An important observation from Table 4 is that we tend to significantly underestimate ρ when there is low coverage and a stringent threshold for NT, e.g., twofold coverage with NT = 5. We speculate that this is caused by the increasing tendency to misinterpret an observed homozygote as an actual homozygote as coverage decreases. Clearly, if resequencing data are to be used to estimate recombination rates, adequate coverage must be used.


So far we have assumed that there are no sequencing errors in read data; in reality, of course, sequencing errors do exist. We focus on two types of errors in this article: traditional sequencing error and biased amplification.

We first allow for traditional base-calling sequencing errors. In Solexa data, for example, the error rate is ∼1% per base per read. Motivated by the fact that a given base will be sequenced more than once if it is contained within more than one read, we provide a simple heuristic procedure to deal with sequencing errors. For the read data at any given locus, for any given individual, we proceed as follows:

  1. Treat the data as missing if the number of reads is less than NT.

  2. Find the most frequent and second most frequent alleles, denoted by A and B; denote their counts by nA and nB, respectively.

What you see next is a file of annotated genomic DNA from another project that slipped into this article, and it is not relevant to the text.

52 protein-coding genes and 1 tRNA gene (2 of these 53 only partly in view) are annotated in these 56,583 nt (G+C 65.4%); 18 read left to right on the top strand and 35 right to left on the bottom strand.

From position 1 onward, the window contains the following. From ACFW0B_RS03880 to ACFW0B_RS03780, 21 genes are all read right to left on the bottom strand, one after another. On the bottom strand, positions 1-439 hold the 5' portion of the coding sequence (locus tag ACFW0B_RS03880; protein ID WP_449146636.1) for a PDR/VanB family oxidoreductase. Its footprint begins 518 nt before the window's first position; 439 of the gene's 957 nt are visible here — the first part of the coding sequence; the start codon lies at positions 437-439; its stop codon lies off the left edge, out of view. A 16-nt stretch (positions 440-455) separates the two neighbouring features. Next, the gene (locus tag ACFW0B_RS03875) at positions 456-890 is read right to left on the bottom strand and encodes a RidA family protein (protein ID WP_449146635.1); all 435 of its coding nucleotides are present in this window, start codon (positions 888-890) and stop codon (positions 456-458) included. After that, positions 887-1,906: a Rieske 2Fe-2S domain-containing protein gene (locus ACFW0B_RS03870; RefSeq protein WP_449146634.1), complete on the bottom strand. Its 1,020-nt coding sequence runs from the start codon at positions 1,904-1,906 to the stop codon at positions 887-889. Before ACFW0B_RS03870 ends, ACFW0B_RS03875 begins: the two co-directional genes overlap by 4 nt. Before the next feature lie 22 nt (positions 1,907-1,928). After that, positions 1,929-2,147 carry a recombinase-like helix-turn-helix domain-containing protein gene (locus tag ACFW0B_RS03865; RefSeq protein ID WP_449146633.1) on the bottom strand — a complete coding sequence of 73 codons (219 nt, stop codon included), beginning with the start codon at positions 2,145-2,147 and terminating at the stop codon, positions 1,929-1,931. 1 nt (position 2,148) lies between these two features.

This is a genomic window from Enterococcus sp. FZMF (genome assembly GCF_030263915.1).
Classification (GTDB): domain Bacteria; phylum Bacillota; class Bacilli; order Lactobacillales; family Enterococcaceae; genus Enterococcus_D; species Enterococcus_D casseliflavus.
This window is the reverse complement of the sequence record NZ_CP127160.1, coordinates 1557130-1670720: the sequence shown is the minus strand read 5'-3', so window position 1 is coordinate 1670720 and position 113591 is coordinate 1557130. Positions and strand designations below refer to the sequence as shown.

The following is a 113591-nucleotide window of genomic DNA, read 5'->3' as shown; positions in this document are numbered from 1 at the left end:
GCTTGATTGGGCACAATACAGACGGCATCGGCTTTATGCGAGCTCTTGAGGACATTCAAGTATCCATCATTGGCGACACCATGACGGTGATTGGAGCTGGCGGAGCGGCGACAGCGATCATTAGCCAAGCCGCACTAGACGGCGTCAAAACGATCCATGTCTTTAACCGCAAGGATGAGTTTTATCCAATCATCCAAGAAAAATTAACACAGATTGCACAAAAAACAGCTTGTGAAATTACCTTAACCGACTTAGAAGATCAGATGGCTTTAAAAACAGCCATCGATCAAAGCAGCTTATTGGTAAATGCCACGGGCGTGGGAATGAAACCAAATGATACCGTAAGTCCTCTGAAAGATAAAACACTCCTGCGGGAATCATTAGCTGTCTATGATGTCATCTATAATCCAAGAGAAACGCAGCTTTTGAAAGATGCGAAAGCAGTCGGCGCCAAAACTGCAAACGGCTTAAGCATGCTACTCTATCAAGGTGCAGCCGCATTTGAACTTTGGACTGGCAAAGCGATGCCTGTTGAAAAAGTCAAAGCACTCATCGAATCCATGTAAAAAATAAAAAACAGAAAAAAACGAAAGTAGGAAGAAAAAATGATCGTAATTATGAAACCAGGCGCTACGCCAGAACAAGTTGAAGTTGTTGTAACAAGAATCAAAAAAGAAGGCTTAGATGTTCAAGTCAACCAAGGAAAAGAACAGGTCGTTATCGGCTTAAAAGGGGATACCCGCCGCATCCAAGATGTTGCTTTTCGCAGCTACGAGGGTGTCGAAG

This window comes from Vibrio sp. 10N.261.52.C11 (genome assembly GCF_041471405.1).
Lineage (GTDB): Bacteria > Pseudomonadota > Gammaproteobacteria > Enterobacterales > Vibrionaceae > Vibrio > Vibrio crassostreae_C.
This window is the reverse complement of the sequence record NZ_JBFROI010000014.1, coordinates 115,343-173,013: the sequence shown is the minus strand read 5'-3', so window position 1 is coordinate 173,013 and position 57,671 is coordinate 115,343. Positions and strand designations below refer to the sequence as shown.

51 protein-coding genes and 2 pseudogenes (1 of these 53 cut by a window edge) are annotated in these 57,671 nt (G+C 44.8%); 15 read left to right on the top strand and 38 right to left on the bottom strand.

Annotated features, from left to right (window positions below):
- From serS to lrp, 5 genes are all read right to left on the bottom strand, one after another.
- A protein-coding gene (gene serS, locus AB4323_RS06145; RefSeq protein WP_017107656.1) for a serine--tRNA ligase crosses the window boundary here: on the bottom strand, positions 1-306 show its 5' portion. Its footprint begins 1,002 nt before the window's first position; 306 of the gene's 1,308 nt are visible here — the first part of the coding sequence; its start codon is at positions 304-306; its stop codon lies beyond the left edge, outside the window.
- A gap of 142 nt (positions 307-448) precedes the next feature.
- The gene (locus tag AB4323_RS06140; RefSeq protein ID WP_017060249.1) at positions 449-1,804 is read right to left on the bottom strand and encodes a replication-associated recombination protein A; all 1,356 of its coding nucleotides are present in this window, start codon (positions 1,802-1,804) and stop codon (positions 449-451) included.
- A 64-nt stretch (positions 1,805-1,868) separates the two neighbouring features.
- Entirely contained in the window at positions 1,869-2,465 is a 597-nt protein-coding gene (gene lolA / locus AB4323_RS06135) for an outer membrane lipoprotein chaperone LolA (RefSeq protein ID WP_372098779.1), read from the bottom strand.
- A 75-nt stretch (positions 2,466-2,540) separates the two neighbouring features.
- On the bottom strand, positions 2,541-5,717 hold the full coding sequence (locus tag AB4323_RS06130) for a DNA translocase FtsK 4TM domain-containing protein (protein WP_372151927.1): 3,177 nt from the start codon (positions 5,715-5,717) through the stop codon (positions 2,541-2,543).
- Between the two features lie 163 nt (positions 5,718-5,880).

3. Set the genotype as AA if nB = 0 or BB if nA = 0; i.e., we observe only one type at this locus.

  4. Set the genotype as AB if nA ≥ 2 and nB ≥ 2; i.e., we require at least two observations of both alleles to call it as a heterozygote (so, if nA = 1 or nB = 1, we treat the data as missing for that individual).

The rationale for the last condition is that sequencing errors at a homozygous locus will most often result in a single instance of the erroneous call (assuming, as is realistic, that error rates are relatively low). Therefore, we exclude such occurrences from the analysis since this pattern cannot be distinguished from a situation in which one of two different alleles has been read once only. Clearly, other schemes are possible.

In following this procedure the probability of making an error in calling the genotype is a decreasing function of NT, but, conversely, the number of called genotypes will decrease as NT increases. For example, when the error rate is 1% per base per read, and when using 1× coverage with NT = 3 (i.e., we require at least three reads present to call a locus), we make calls for ∼32% of homozygotes (with 100% accuracy), while calling ∼13% of heterozygotes (with 54% accuracy). As we increase the coverage and the threshold NT, we make better calls. For example, with 4× coverage and NT = 5, we make calls for 81.2% heterozygotes, with 98.2% accuracy. The results in Table 5 show that we still successfully estimate θ, but there is some impact on performance when estimating ρ (Table 6) at low coverage levels.